What I really like at my age: discovering things I would never guess or predict about myself. Experiencing new life trajectories unfold in directions I would have never imagined. Unearthing truths about myself I did not know existed. Finding unexpected plot twists. Becoming comfortable with the uncomfortable. Changing.
Of course it often doesn’t feel good in the moment. We humans like predictability and ease. We like a plan– a vision of how things are supposed to be– and we cling to this version of our lives. Any deviation feels like failure, or possibly a sign that happily-ever-afters are not meant for us.
There is an anonymous quote I like that says, “To live a creative life, we must lose our fear of being wrong.”
And we are awfully scared of being wrong, especially about ourselves.
I recently saw an Adam Grant post on Instagram where he wrote, “It’s depressing to ruminate about the doors that closed yesterday. It’s liberating to look for the doors that are open today. You can’t change who you’ve been. It’s never too late to choose who you want to become. Identity is a decision, not a destination.”
He included a picture of the past vs. the future. In the past, it begins with the starting point of when you were born, and there is only a narrow path available to you. The other life paths are closed. In the future, it begins with the starting point of your life today, and all life paths are open. The opportunities are unlimited. You can go in any direction, pursuing whatever you want.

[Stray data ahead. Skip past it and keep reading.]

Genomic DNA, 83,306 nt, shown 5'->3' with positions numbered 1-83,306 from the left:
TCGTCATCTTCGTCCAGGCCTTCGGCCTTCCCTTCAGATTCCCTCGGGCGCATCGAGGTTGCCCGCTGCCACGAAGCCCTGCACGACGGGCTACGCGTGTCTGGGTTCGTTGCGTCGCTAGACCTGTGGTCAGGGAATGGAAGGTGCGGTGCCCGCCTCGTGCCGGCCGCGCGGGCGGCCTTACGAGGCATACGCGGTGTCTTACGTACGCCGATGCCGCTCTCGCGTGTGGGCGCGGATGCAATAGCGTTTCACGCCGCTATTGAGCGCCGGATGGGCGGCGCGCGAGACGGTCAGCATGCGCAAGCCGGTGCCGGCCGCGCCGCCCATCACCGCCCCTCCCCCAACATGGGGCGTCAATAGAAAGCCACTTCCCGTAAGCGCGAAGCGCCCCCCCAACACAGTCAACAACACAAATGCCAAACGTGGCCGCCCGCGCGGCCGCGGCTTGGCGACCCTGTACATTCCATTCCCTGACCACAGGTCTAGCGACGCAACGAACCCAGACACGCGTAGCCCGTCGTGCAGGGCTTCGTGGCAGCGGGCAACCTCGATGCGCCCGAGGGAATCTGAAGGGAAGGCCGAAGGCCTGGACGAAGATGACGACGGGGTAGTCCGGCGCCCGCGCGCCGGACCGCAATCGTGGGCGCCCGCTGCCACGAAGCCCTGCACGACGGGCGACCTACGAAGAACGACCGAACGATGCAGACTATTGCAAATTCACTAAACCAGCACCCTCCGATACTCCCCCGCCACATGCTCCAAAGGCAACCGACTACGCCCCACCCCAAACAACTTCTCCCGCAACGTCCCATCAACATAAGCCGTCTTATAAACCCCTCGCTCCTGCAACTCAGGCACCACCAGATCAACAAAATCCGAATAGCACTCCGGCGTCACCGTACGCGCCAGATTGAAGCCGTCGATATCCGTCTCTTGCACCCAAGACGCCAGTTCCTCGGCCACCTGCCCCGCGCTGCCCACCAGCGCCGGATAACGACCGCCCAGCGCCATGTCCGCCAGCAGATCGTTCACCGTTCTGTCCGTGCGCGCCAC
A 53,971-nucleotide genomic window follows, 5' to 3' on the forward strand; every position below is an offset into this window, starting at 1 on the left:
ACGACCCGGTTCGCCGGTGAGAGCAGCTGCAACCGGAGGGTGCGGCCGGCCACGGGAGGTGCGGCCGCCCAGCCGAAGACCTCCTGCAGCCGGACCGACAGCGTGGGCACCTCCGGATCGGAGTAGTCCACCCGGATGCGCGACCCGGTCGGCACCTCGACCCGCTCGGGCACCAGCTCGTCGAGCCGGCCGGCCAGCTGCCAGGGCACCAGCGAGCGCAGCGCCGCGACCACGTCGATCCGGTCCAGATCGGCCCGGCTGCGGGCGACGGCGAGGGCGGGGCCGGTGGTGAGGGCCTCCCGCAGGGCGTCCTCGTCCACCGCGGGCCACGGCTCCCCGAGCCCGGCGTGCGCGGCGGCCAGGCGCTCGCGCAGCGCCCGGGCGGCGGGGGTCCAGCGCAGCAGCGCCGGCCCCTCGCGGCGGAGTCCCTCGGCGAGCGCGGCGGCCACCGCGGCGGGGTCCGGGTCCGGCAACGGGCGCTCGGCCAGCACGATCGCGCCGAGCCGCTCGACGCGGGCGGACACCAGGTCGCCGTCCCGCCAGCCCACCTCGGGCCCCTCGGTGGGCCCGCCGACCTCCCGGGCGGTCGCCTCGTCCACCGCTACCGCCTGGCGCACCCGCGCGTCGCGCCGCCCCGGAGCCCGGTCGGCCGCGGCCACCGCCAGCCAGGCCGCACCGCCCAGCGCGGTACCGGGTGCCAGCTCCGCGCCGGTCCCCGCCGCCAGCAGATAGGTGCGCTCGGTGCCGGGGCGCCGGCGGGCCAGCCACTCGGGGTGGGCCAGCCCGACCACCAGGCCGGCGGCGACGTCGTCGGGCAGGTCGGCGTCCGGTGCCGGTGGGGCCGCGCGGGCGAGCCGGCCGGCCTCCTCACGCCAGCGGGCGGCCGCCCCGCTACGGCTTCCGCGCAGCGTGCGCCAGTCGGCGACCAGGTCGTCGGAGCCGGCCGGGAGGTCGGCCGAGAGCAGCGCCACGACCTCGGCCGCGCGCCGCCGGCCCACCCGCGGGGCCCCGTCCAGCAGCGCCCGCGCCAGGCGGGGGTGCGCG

I really like this. It’s a way of reprogramming how we see the world. Instead of ruminating over what we can’t change, we can work with what we’ve got and leverage that potential.
It’s a way of responding creatively to any given situation, taking a different approach to the challenges we inevitably face instead of getting bogged down in what we can not control or what has already happened. This conditions our minds to be open to new possibilities. It helps us live creatively.
I think that this takes a lot of courage. Anais Nin said, “Life shrinks or expands in proportion to one’s courage.” To respond creatively means to take chances on what to pursue and what to let go. It means stretching beyond your comfort zone, adapting, embracing originality, messing up, using your imagination, recognizing opportunity, and being able to see what has not been done before. It’s trial and error, growth, and looking at the world through multiple lenses.
Nobody ever told you this, but you were tasked at birth to forge a path that is uniquely your own. Eventually you realized that you had been thrust into this game of life with no directions and that it would never be an even playing field. But have you ever thought of your life as a unique masterpiece? In lieu of being given a roadmap, responding creatively seems like the best option we have to maximize the joy and fulfillment we experience in our journeys. In fact, it is what makes you beautiful.
Sadly part of the journey is closing chapters. Turning into new directions. Continuing on without others. This is inevitable.
Goodbyes are hard. A week after my 40th birthday, my grandma passed away at the phenomenal age of 97. She was a few months away from 98. At our last visit– a week before she passed– she tried so hard to sit up in her wheelchair and talk to us through the pain of being trapped in a body that had exceeded its expiration date. Her wrinkled hands had skin almost melting off the bones, and she grimaced through pain while trying to talk to us in slurred words. I wonder if Grandma knew that was the last conversation we would have.
It was her time. Still, it’s a chapter closed, an era that is over, and that has an existential impact on a person. She lived two hours away, and I visited her almost every month for the past 23 years. Today I caught myself looking at my calendar, thinking it was time to schedule a visit. I don’t know how many times I visited her in the last few years wondering if that was the last time I’d make the drive and see her sitting in her chair with the Reader’s Digest next to her. I try to be realistic about life.